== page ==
The “Black basilica” in Norfolk, Va. is celebrating the 30th anniversary of its elevation this week, hosting events leading up to special anniversary Masses on Saturday and Sunday.
The Basilica of St. Mary of the Immaculate Conception is widely recognized as the only predominantly Black basilica in the United States.
Its commemoration follows the re-dedication of the church in September, recognizing the extensive $7M restoration process begun in 2016 and completed just under a year ago amidst the ongoing COVID-19 pandemic.
As such, this week's events—beginning today with a Patronal Mass at 7pm ET—will be the first celebration of the Feast of the Immaculate Conception in the newly restored edifice.
Over 160 years old, the current building was constructed in 1858 and restored once before in the 1980s, after it was added to the National Register of Historic Places in 1979.
It was elevated to basilica status by Pope John Paul II on December 8th, 1991, the bicentennial of its parochial founding as St Patrick Church in 1791—the date which garners the church’s moniker of “Mother Church of Catholicism in Hampton Roads”.
For their work during the more recent church restoration—including the discovery of possible Underground Railroad tunnels beneath the church—the parish received yet another honor, being named the 2020 recipient of the Michael Hoffman Award from the Council of Virginia Archaeologists.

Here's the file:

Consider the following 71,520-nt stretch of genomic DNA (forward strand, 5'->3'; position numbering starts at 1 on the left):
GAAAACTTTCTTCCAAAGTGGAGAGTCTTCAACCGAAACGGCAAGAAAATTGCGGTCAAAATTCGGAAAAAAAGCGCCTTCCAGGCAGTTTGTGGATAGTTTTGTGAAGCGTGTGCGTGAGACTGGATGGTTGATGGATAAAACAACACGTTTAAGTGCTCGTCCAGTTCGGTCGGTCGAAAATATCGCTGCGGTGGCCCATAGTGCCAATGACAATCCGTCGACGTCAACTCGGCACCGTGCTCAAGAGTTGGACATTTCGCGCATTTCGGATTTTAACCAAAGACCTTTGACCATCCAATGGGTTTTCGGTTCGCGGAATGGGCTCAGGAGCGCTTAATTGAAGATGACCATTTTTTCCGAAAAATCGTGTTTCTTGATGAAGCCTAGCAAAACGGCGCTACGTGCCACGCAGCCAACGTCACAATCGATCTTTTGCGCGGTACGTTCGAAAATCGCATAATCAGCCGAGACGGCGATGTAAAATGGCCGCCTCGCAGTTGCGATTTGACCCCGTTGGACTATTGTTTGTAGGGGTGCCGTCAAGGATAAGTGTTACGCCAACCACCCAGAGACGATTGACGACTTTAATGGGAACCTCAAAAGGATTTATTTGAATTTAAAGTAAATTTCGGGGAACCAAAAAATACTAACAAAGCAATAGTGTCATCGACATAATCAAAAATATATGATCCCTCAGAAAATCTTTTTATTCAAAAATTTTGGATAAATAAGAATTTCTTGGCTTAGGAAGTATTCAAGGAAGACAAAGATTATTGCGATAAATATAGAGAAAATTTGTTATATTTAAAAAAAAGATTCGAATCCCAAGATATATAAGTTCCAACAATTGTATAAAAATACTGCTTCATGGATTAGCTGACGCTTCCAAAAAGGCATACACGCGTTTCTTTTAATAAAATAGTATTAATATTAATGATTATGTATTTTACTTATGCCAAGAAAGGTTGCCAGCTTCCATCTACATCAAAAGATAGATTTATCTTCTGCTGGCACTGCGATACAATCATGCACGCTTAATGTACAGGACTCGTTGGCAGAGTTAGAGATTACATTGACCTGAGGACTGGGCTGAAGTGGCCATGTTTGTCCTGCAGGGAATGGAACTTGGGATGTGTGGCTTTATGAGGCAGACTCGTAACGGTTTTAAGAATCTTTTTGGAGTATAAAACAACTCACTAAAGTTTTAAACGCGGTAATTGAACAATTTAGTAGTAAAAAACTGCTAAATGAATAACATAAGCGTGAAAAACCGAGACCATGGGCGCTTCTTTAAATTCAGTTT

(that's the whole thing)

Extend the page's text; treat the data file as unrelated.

This November (Black Catholic History Month) also celebrated the parish’s history, with local journalist and St Mary’s member Kara Dixon spearheading a visual media project highlighting parishioners’ experiences at the parish.
The updates were shared on Facebook throughout the month.
Following today's Mass, the parish will hold a service event tomorrow at 2pm, and donations of toiletries and winter clothing accessories are being accepted until the time of the event.
Saturday will feature a prayer brunch at 10am in the parish hall with keynote speaker Deacon Charles Williams, director for the Richmond Diocese's Office of Black Catholics. Tickets for that event are $10.
The two anniversary Masses on Sunday will be at 9am and 12 noon. Livestreams are available on the parish Facebook page.
Nate Tinner-Williams is co-founder and editor of Black Catholic Messenger, a seminarian with the Josephites, and a ThM student with the Institute for Black Catholic Studies at Xavier University of Louisiana (XULA).